Open Access Te Herenga Waka-Victoria University of Wellington
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The Role of Misrule in the Practice of Performance

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posted on 2023-03-14, 23:30 authored by Cameron, Gregor

In the theatre we are familiar with how rehearsal and collaboration can lead to a number of unintended discoveries that can cause a production to change tack. At the heart of this thesis is discovery- of oneself as an artist, as part of community collaboration and as part of a story told on stage. Using carnival as a frame for the space we work in, accepting that the ʻtricksterʼ cultural figure can be a manifestation of the carnival, it should be possible for the role of trickster to be taken on by someone in the rehearsal process. This is often but not always the director. These ʻhappy accidentsʼ can in fact arise through the directorʼs deliberate disruption of the community. At times, problems that raise their heads are solved through this creative process. Misrule is my definition of this and I offer my experience of this within the process of bringing Saint Punch, a carnivalesque/ Grand Guignol show, to the stage. I compare this with some other practitionersʼ experience of this process of disruptive imagination as defense of my position. By recognizing it in both theory and practice through a critical analysis my aim is to seek a synthesis intended to enrich the theatrical experience of the audience.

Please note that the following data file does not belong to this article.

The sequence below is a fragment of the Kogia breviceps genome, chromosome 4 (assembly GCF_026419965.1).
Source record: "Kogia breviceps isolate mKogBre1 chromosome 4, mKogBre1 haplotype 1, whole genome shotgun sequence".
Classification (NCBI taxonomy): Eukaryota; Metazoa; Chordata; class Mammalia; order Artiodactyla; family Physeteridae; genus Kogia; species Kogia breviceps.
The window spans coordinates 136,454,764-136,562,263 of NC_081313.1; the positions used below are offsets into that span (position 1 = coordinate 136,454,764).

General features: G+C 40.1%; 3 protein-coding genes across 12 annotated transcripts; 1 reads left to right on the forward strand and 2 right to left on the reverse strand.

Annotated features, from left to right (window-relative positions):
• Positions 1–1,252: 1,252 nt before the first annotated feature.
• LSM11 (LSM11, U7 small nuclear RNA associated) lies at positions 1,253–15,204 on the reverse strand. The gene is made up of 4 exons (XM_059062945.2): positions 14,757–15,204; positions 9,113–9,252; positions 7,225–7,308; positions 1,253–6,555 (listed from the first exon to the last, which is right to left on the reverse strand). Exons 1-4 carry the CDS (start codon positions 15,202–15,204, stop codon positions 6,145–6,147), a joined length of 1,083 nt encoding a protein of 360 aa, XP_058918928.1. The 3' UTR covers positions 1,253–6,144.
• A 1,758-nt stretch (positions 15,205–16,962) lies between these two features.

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Date of Award



Te Herenga Waka—Victoria University of Wellington

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Author Retains Copyright

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Degree Grantor

Te Herenga Waka—Victoria University of Wellington

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Degree Name

Master of Arts

Victoria University of Wellington Item Type

Awarded Research Masters Thesis



Victoria University of Wellington School

School of English, Film, Theatre and Media Studies


Downie, John